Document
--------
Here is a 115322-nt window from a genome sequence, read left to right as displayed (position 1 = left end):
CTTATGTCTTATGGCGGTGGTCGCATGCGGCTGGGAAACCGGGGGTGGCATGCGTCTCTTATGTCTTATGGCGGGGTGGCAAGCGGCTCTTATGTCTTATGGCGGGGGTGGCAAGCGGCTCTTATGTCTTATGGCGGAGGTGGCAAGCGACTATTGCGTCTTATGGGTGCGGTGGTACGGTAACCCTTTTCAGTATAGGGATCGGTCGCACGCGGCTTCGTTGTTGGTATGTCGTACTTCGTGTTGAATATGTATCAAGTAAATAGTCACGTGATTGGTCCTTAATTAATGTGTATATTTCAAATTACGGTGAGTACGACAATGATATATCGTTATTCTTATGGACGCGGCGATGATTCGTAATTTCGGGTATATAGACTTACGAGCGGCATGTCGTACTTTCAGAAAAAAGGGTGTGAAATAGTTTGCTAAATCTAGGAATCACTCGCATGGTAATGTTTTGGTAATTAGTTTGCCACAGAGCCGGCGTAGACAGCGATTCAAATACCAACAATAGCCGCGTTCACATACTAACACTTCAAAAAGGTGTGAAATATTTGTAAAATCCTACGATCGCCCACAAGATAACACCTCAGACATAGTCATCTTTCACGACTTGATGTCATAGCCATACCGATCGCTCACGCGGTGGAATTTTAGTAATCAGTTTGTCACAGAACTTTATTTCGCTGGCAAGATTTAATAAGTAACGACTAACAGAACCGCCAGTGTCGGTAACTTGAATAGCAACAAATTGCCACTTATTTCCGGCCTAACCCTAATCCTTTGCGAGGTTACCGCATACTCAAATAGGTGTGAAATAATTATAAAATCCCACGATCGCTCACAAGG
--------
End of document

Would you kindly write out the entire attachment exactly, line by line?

Here is a 115322-nt window from a genome sequence, read left to right as displayed (position 1 = left end):
CTTATGTCTTATGGCGGTGGTCGCATGCGGCTGGGAAACCGGGGGTGGCATGCGTCTCTTATGTCTTATGGCGGGGTGGCAAGCGGCTCTTATGTCTTATGGCGGGGGTGGCAAGCGGCTCTTATGTCTTATGGCGGAGGTGGCAAGCGACTATTGCGTCTTATGGGTGCGGTGGTACGGTAACCCTTTTCAGTATAGGGATCGGTCGCACGCGGCTTCGTTGTTGGTATGTCGTACTTCGTGTTGAATATGTATCAAGTAAATAGTCACGTGATTGGTCCTTAATTAATGTGTATATTTCAAATTACGGTGAGTACGACAATGATATATCGTTATTCTTATGGACGCGGCGATGATTCGTAATTTCGGGTATATAGACTTACGAGCGGCATGTCGTACTTTCAGAAAAAAGGGTGTGAAATAGTTTGCTAAATCTAGGAATCACTCGCATGGTAATGTTTTGGTAATTAGTTTGCCACAGAGCCGGCGTAGACAGCGATTCAAATACCAACAATAGCCGCGTTCACATACTAACACTTCAAAAAGGTGTGAAATATTTGTAAAATCCTACGATCGCCCACAAGATAACACCTCAGACATAGTCATCTTTCACGACTTGATGTCATAGCCATACCGATCGCTCACGCGGTGGAATTTTAGTAATCAGTTTGTCACAGAACTTTATTTCGCTGGCAAGATTTAATAAGTAACGACTAACAGAACCGCCAGTGTCGGTAACTTGAATAGCAACAAATTGCCACTTATTTCCGGCCTAACCCTAATCCTTTGCGAGGTTACCGCATACTCAAATAGGTGTGAAATAATTATAAAATCCCACGATCGCTCACAAGG